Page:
Cervical Cord Neuropraxia

Cervical cord neuropraxia results from cervical spinal cord injury that is usually transient in nature, which can be associated with sensory and motor changes. These episodes can involve both arms, both legs, or all four extremities. Sensory changes can range from numbness and tingling to complete loss of sensation. There can also be a burning sensation. Motor changes can range from weakness to complete paralysis. The symptoms can be short-lived from 10 to 15 minutes, but may last as long as 36 hours.

There are three mechanisms of injury are commonly seen in transient quadriplegia. These mechanisms include cervical hyperextension, hyperflexion, or axial loading [11•,12,13]. Neck pain is normally not associated with these episodes, except some burning paresthesias.

There is an incidence of 1.3 per 10,000 athletes [12]. These injuries are typically associated with cervical stenosis, which can either be congenital or acquired. Transient quadriplegia may also be associated with vascular and metabolic disorders. Individuals at higher risk for these injuries include those with developmental cervical stenosis, kyphosis, congenital fusion, cervical instability, or disc protrusion. Torg et al. [14] found a strong relationship between spinal canal diameter in relationship to vertebral body size (ratio < 0.8) and an episode of cervical neuropraxia. However, there was a very low predictive value (0.2%) of the spinal canal to vertebral body ratio, therefore the ratio alone should not be used for screening.

Any athlete that has experienced an episode of cervical cord neuropraxia should be removed from that event, despite full recovery occurs during that event. Even if the symptoms are transient and completely resolve, the athlete should have a full radiographic examination to access risks of further injury. These athletes should not be allowed to return to play until a full evaluation has taken place by a physician familiar with these types of injuries. If the neurologic symptoms persist cervical manipulation should be avoided at the time of evaluation. In addition a cervical orthosis should be applied and athlete should be transported to nearest medical facility if the neurologic deficits do not clear.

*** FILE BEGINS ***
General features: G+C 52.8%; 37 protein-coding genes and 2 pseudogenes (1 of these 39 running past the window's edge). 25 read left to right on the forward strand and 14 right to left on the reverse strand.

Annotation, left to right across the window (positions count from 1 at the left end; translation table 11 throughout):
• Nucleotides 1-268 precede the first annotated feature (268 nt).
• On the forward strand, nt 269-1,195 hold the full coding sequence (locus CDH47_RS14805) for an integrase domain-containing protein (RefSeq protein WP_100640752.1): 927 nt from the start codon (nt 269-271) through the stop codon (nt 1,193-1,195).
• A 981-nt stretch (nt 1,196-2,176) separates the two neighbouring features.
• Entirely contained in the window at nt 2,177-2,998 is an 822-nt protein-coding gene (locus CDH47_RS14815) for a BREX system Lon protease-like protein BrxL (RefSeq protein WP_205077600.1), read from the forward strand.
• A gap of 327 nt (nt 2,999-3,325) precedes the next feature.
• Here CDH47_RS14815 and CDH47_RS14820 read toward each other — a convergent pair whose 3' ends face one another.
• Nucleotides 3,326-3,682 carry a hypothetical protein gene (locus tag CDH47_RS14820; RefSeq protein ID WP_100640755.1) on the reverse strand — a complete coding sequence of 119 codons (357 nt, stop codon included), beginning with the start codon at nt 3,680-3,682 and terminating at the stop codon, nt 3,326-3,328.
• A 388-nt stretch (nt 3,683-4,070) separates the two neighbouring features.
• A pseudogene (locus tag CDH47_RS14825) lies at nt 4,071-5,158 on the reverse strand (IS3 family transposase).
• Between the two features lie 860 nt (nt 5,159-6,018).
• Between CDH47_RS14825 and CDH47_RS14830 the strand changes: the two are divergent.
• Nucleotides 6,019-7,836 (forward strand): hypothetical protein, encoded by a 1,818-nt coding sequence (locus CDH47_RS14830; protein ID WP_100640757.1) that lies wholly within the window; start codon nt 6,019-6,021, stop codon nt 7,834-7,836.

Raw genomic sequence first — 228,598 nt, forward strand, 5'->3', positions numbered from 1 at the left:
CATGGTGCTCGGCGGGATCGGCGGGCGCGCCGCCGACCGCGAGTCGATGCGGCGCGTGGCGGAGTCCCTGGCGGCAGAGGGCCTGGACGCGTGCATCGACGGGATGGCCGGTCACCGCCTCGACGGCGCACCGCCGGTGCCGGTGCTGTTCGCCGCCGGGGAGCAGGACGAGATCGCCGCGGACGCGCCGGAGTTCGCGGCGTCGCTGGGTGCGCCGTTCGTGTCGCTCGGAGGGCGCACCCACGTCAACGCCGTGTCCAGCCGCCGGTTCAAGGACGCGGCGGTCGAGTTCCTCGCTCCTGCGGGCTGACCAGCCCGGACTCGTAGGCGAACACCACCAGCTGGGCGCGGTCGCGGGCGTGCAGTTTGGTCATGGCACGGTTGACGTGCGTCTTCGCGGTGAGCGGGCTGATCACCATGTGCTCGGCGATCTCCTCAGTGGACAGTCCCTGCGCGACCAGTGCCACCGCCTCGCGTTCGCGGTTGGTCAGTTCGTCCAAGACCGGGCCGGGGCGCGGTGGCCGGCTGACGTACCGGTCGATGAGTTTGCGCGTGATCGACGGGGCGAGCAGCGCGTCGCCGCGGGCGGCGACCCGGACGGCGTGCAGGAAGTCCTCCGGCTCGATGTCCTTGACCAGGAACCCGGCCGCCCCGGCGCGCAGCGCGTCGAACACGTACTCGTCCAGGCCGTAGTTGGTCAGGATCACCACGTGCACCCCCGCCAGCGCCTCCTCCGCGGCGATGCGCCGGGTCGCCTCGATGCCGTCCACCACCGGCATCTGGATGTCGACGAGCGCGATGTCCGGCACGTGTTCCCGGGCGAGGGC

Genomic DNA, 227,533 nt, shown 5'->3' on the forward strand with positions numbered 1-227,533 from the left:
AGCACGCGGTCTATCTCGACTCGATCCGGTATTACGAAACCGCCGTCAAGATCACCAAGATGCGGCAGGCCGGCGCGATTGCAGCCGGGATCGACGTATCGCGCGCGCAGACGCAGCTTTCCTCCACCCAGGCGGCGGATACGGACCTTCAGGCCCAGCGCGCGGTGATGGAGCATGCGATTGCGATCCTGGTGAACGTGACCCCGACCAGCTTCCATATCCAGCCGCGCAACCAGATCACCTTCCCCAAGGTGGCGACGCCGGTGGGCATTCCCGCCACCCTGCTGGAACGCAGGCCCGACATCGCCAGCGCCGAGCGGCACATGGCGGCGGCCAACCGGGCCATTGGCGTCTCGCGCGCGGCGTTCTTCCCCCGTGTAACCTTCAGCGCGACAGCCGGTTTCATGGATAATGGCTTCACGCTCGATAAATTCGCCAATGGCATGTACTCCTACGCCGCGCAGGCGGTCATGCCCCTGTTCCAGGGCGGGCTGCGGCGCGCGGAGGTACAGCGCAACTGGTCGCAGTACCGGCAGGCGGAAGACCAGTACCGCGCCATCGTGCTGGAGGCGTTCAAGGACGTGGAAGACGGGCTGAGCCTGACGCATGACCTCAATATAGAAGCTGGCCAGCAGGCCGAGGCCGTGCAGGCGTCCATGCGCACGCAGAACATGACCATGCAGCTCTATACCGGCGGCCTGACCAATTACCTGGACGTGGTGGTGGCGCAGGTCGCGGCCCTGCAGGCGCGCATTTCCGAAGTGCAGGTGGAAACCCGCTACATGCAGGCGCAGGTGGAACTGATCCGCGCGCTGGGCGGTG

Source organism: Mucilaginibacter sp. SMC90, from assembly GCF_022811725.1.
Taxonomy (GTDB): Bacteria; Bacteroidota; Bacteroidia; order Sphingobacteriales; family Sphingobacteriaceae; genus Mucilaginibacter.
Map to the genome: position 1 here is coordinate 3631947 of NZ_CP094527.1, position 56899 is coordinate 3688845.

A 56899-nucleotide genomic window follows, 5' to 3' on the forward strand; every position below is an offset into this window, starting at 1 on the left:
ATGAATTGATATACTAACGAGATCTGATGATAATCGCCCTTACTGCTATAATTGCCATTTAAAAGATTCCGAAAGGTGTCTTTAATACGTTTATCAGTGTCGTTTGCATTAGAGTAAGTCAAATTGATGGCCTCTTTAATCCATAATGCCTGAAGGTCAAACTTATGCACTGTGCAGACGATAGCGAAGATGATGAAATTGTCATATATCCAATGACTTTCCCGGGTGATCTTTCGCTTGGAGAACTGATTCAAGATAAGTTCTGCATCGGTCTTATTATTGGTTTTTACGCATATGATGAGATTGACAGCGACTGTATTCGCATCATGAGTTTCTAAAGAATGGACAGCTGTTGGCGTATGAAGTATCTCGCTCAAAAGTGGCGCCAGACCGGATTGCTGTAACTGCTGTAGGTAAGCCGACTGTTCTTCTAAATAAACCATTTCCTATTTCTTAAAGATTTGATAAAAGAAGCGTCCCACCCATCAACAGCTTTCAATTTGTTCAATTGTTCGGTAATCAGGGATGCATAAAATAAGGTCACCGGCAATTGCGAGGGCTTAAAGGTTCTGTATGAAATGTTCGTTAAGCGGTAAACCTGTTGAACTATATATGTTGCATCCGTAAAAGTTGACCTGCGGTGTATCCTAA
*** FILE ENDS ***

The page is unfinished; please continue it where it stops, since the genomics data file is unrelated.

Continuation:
Conclusions

Sideline evaluation of neck injuries can be clinically challenging. Due to the significant mortality associated with these injuries, it is important for the medical team to be prepared. It is vital that the team have a protocol in place for cervical spine injuries and airway emergencies. The most important point is never let an athlete who has experienced a neck injury play when they are still symptomatic. It is always better to sit the athlete out rather than risk further injury.

References and Recommended Reading

Papers of particular interest, published recently, have been highlighted as: • Of importance, •• Of major importance

1.• Ghiselli G, Schaadt G, McAllister D: On-the-field evaluation of an athlete with a head or neck injury.Clin Sports Med 2003, 22:445–465.

Good review article concerning acute management of head and neck injuries.